Tuesday, February 9, 2016

Will Browns Analytics Lead to a First Round Quarterback?

Does a first round quarterback always lead to instant success?  Well, no, and it's not just the Browns.  

    Browns media and fans expect the Browns to draft a quarterback in the first round in order to replace Johnny Manziel, and we will also try to rush the new guy into the starting lineup as soon as possible.  It's just what we do.  

   But I'm not sure if Sashi Brown is going to follow the script.  He was selected based on the idea that he is an "analytics" guy, meaning that he is going to try to get players that are actually a sound investment.  I doubt whether that value investing philosophy translates to running out and getting a quarterback with the highest draft pick we have.  

    The buzz is that none of the quarterbacks available this year are NFL ready superstars.  Jared Goff and Paxton Lynch are both juniors, Carson Wentz is a true senior but played ball at a small college.  Connor Cook, Dak Prescott, Kevin Hogan  and Cardale Jones are also well qualified prospects who will probably be drafted.  Among the top prospects, Goff, Lynch and Wentz are supposed to be first round guys, though there is some disagreement about which one is actually best.  On that basis, I don't think it is smart to draft one of these kids at the number 2 overall position.  

In the recent past, Cam Newton got his team to the Super Bowl, but not every quarterback succeeds. From 2011 forward, first round picks Jake Locker, Blaine Gabbert, Christian Ponder, Andrew Luck, Robert Griffin III, Ryan Tannehill, Brandon Weeden, Eli Manuel,  Blake Bortles, John Manziel, Teddy Bridgewater, Jameis Winston, and Marcus Mariota, did not get it done for their teams, and some of those guys have been cut by the team that drafted them. It's not just the Browns.  

If a guy comes out early, is he mature enough to make up the difference?  Who figured out that Aggie Sophomore Johnny Manziel was two years more mature than the average quarterback?
Meanwhile, in the 2016 draft, there are legitimate Pro Bowl caliber players with guys like Ohio State DE Joey Bosa, Mississippi LT Laremy Tunsil, Florida State CB Jalen Ramsey, and others.  These guys are much more valuable than a good-but-not-great quarterback that probably won't start regularly until 2017.   Remember that Jared Goff and Pax Lynch are juniors, and you will recall what happened the last time we took an underclassman quarterback.  Namely Johnny Manziel turned out to be not quite as mature as we thought.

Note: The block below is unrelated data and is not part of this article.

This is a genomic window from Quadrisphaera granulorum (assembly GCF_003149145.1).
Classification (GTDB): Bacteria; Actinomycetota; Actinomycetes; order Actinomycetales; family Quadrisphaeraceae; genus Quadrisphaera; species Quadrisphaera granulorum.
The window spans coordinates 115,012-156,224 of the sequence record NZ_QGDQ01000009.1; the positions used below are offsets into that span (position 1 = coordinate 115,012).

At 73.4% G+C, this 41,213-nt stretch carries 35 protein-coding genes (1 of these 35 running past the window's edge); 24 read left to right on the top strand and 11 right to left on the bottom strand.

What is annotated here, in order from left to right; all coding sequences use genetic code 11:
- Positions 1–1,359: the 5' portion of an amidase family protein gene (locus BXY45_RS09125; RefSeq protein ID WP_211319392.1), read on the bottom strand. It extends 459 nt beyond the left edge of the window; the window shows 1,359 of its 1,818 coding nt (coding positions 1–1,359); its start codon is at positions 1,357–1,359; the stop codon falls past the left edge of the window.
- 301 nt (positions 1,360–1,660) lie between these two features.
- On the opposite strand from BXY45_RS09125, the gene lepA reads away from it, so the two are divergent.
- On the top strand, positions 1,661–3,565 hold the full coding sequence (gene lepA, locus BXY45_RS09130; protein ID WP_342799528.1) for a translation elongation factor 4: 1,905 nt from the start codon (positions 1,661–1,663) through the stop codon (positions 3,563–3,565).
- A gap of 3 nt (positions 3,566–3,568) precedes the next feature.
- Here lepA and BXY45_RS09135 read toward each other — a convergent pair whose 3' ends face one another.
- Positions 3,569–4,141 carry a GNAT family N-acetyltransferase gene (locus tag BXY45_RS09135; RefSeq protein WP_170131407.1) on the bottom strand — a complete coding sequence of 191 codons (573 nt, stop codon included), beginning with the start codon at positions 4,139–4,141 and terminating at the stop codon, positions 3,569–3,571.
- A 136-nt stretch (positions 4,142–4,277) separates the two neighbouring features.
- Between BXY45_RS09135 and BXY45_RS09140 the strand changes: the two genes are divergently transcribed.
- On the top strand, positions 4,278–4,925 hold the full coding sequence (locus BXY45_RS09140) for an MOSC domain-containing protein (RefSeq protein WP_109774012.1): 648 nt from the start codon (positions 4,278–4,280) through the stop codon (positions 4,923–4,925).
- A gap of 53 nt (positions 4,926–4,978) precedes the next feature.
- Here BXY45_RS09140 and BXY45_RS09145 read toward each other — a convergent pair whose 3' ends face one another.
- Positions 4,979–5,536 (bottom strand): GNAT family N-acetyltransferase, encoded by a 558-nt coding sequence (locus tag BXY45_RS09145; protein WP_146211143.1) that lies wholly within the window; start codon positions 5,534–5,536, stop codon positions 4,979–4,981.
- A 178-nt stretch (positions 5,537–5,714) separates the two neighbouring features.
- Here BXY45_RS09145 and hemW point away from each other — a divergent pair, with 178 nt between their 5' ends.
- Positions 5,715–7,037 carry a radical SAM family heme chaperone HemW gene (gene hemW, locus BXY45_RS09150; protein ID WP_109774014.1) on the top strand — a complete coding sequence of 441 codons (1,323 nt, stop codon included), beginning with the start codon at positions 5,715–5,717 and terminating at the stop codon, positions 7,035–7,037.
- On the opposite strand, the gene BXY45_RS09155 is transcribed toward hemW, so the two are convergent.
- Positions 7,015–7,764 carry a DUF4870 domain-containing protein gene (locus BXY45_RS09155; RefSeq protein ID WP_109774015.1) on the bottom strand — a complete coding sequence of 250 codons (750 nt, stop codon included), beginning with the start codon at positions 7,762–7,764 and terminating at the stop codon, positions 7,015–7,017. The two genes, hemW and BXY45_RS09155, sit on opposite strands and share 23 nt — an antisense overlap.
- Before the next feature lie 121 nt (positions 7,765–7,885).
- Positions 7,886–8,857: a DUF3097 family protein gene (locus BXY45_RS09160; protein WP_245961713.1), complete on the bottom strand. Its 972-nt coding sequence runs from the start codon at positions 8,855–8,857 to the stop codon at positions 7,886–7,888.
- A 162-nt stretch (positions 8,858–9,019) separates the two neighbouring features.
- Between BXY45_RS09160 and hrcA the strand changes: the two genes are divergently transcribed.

The analytics guys should be able to figure out which positions are most likely to be impact players.   Fans always want skill position players, namely quarterbacks and wide receivers, with much less emphasis on defense and offensive linemen and tight ends.   Is that the real right answer?  I've always suspected that it might be better to draft defense first, and not overdo the skill positions, but I admit I don't know for sure.   I think you could go back in the draft and see which draft strategies worked the best and try to emulate those. It seems like the Patriots and Ravens usually do a pretty good job at drafting, and the Browns not so much.  It might worth thinking about trading back in the draft to get some extra picks, and maybe even some for 2017.

    It'll be interesting to see how the new "moneyball" approach influences the draft especially in the first round.       

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